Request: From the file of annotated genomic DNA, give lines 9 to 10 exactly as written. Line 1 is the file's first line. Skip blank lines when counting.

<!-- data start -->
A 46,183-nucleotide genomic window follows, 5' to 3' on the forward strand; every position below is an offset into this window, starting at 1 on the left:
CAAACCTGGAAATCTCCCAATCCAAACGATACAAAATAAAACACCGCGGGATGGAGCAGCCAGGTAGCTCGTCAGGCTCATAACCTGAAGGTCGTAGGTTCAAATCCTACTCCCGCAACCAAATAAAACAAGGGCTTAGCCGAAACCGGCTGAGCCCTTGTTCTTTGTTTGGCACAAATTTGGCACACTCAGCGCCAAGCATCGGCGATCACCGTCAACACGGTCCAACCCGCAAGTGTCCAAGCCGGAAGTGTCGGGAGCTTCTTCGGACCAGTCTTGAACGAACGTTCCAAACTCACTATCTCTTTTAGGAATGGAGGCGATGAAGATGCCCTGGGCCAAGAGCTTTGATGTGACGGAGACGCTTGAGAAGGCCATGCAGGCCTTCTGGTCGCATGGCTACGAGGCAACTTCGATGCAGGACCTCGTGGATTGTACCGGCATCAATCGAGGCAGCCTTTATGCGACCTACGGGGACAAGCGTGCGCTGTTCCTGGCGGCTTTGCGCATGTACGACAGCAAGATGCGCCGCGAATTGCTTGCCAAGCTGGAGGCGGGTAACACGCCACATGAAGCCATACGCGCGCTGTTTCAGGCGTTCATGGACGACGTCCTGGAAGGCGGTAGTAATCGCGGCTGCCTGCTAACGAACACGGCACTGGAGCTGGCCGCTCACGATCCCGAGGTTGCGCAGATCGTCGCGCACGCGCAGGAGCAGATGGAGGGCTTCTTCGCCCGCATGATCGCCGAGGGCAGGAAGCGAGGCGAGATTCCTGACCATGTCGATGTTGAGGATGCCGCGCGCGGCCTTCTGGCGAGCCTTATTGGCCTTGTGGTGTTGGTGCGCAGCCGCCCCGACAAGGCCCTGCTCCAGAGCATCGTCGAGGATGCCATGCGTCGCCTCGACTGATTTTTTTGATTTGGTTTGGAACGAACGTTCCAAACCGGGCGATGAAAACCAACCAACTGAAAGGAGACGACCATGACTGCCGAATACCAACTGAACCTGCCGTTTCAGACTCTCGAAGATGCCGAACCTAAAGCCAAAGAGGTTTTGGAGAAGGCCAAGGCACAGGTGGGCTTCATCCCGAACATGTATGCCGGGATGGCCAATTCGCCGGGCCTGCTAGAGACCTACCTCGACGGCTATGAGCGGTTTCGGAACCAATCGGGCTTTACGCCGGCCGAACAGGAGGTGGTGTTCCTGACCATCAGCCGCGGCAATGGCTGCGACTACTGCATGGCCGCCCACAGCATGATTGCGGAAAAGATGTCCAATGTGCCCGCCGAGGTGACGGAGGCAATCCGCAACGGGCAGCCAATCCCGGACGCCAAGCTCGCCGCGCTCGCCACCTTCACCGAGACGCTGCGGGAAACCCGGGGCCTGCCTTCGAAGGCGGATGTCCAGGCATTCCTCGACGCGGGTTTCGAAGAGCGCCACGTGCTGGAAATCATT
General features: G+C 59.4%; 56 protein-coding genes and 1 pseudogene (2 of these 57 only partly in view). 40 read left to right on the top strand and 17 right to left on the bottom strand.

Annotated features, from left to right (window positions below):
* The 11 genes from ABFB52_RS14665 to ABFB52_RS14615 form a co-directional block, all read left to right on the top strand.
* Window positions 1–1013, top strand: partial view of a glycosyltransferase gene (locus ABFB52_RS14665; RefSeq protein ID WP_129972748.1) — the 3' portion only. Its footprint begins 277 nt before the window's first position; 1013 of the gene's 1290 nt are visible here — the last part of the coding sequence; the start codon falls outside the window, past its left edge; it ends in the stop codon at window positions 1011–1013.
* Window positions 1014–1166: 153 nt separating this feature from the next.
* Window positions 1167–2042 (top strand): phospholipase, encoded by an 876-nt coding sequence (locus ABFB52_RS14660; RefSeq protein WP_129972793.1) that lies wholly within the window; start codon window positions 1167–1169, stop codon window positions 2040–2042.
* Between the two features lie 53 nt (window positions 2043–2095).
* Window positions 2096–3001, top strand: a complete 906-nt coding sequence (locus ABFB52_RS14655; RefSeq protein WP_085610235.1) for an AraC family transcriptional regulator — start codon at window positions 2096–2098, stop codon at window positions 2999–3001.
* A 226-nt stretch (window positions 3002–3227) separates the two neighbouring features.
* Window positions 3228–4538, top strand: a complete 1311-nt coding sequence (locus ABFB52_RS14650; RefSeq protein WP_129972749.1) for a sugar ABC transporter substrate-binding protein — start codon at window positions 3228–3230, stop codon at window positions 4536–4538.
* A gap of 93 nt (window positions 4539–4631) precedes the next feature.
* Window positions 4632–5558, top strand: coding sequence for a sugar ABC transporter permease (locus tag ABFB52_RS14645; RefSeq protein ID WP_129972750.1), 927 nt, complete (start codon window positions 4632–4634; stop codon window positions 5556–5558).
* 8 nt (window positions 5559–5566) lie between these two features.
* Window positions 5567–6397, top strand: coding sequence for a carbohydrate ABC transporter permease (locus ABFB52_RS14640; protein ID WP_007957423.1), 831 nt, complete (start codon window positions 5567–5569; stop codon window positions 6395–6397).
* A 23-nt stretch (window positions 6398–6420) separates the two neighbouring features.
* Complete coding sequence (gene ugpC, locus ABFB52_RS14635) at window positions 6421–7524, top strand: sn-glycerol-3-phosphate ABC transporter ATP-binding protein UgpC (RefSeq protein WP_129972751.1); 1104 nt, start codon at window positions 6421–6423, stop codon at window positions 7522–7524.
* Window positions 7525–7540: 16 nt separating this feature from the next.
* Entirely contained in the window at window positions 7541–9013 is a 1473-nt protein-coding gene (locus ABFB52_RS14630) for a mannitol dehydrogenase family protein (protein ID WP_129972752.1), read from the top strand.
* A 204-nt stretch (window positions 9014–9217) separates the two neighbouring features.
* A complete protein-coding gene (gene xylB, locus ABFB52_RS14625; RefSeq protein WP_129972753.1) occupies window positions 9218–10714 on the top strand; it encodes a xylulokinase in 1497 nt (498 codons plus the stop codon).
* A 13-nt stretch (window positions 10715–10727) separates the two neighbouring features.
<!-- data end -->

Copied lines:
* Between the two features lie 53 nt (window positions 2043–2095).
* Window positions 2096–3001, top strand: a complete 906-nt coding sequence (locus ABFB52_RS14655; RefSeq protein WP_085610235.1) for an AraC family transcriptional regulator — start codon at window positions 2096–2098, stop codon at window positions 2999–3001.